It's been said a million times before, but it's true: This part of New York we live in is special, and should remain so.
The Adirondacks are uniquely gorgeous in landscape and rich in wild forests, beautiful waters and unique mountains. These things are full of benefits for people, such as fitness, reflective peace of mind, sustenance from fish and game, and revenue from natural resources - hopefully in ways that don't ruin the land.
And that makes the communities of people here extraordinary, too, just as a seashore town is special, or a town where important historical events took place. It's easy for local residents to overlook such things and tell outsiders to leave them alone, but nevertheless, there exists an obligation - to humans the world over, to the natural world and to its creator - to conserve the goodness of one's home place.
New York's people were right to set the Adirondacks aside for special treatment: first by creating the Adirondack Forest Preserve in the 1880s and then by creating the Park in the 1890s. We also cannot help but say Gov. Nelson Rockefeller was right in the 1970s to establish the Adirondack Park Agency to contain private development and oversee the Department of Environmental Conservation's management of state land. If the APA had never existed, we believe, much more of the Park's shorelines, byways and wild places would have been abused and marred, and no one would have stopped it. The Adirondack Park had no unified governance, and needed one. The state, which created the Park when it was still gloriously wild, was obligated to conserve this deeply valuable asset - to stop its bleeding and keep it special.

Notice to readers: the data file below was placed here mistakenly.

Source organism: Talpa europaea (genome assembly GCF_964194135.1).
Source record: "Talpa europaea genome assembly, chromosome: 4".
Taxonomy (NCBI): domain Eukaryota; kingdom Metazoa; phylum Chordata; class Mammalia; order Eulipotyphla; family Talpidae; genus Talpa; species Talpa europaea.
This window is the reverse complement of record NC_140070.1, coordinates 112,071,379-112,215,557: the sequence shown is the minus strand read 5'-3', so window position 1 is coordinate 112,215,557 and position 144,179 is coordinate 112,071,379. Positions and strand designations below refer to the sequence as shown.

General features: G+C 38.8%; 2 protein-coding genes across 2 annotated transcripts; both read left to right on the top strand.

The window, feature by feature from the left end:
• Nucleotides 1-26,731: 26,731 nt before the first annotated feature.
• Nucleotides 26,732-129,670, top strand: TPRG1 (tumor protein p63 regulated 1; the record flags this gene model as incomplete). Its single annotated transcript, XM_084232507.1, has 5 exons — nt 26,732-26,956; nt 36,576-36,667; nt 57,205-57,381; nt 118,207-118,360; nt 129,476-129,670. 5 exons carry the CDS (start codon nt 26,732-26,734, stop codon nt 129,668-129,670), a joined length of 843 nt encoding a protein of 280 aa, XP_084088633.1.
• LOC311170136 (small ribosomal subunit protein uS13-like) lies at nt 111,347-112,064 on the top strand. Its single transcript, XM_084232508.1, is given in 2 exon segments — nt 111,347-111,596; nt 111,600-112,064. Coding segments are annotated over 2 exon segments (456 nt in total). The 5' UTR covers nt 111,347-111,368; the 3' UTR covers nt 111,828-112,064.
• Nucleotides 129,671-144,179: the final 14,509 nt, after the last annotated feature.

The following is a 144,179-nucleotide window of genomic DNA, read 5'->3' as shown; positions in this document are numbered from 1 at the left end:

We believe Adirondackers, too, don't want this part of the world to be like everywhere else, though they may not see it with a preservationist's eye.
So yes, we support an APA, but this one was never set up right. Recent developments highlight its inherent flaws even more. Don't blame the people who work there now, though; they didn't design it.
A government agency cannot work effectively without the consent of the governed, and the APA does not really have that at present. Renovating the agency to gain something like the trust that people place in other government agencies will require some demolition as well as rebuilding.
In this three-part series we intend to - respectfully - outline the APA's flaws, as we see them, and propose a renovation plan. We hope our suggestions will help transform what is now mostly a rancorous war into a constructive process of remaking a sustainable, sensible and trustworthy APA.